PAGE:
Monday, January 14, 2008

Holes In The Balance Sheet

Bloomberg (01.14.08):
"Citigroup Inc., Bank of America Corp. and Merrill Lynch & Co. may report their worst-ever quarter, beset by $35 billion of writedowns that threaten to crimp profit through 2008.

The losses have depleted the banks' capital, forcing New York-based Citigroup and Merrill to seek more than $13 billion from foreign investors [ed. - Merrill, $4 billion from Kuwait; Citigroup, $13 billion from China and Kuwait], and hobbled their ability to make new loans.

Wall Street's $35 Billion Writedown Puts Squeeze on '08 Profits

"Other sources of fees, including credit cards, are also in jeopardy as the U.S. economy slows, said CreditSights Inc. analyst David Hendler, who estimates Citigroup, Bank of America and Merrill won't earn more this year than they did in 2006."

Ahhh, Citigroup. CNBC (01.14.08), via Eschaton:

"Citigroup plans to announce a writedown of as much as $24 billion and layoffs of up 24,000 due to subprime and credit-related losses, CNBC has learned."

Citigroup Layoffs Could Reach 24,000 This Year

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4 Comments:

Anonymous loki said...

Context, Knob Man, is what I haven't yet found. Seems to me that given Citi's yearly numbers, billions here and billions there eventually must add up to real money. But what is that point that it becomes real money to Citi, that's what I'm asking myself.

Looks like Citi's revenues last year were about $145bn, net income about $21bn. So if a $35bn write down occurred during that year, is it basically simple math? Reduce revenue and income by the full write down amount? Or is there a formula? I imagine there are tax ramifications or something that might mitigate the full impact, or someway to account for the write down so that it's not real money?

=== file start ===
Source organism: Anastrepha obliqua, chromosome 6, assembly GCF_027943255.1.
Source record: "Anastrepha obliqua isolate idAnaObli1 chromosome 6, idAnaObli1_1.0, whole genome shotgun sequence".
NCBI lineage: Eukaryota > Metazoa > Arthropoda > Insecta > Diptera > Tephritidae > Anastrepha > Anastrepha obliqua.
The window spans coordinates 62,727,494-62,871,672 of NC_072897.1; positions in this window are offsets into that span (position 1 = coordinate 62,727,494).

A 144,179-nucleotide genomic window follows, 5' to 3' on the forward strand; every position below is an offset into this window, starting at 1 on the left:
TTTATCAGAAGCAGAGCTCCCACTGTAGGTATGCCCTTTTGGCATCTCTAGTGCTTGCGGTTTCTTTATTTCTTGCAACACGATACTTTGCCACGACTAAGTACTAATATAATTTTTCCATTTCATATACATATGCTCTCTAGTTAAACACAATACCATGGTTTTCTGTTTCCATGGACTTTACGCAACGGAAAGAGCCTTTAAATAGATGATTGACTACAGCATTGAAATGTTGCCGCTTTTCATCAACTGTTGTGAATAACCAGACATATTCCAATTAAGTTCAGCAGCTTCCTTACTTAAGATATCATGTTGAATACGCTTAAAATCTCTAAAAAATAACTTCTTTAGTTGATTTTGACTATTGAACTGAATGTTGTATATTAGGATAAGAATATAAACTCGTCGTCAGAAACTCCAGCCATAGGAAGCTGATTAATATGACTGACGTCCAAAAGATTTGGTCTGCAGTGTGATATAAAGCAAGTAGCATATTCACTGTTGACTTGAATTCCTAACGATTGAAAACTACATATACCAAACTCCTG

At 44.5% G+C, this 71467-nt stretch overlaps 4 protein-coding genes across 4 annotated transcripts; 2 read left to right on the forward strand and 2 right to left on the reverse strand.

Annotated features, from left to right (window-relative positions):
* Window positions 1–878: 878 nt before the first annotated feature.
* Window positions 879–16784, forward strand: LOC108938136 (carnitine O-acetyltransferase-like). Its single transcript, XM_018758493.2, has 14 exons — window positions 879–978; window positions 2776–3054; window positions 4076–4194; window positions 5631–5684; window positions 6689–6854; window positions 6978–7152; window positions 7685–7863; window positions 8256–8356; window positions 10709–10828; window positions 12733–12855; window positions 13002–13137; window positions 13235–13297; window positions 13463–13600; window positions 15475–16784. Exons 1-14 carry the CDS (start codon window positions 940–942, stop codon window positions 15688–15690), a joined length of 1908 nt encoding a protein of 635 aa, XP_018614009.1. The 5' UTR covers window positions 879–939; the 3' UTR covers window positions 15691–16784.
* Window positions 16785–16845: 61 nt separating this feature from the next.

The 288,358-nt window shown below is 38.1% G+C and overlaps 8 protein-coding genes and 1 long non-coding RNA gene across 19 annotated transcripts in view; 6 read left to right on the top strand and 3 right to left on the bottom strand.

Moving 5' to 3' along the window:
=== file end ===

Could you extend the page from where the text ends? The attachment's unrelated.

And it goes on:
11:30 AM  
Blogger knobboy said...

I'm assuming the writedowns are to the balance sheet side of things, and wouldn't be on the income statement.

You'd figure at some point in time, they had to shell out some cold hard to buy the assets to begin with.

Now, the assets are worth $35 billion less than what they paid for 'em, and the prospects of 'em being worth even less are much more real than anything else.

Someday, they're gonna have to unload the things. Assuming they could find a buyer!!

1:50 PM  
Anonymous loki said...

Hmmm. So thats $1.4 trillion total assets...
Thanks for indulging me. I have some learnin' to do.

2:28 PM  
Blogger knobboy said...

Crazy, ain't it? Here's the quarterly numbers, which are even more up to date.

See how their net tangible assets have steadily declined over the past four quarters? I'd wager that therein lies the write downs. At least the ones they've had to fess up to.

And by golly if it ain't over yet!

How these morons ever got to manage so damned much money is beyond me.

9:42 PM  

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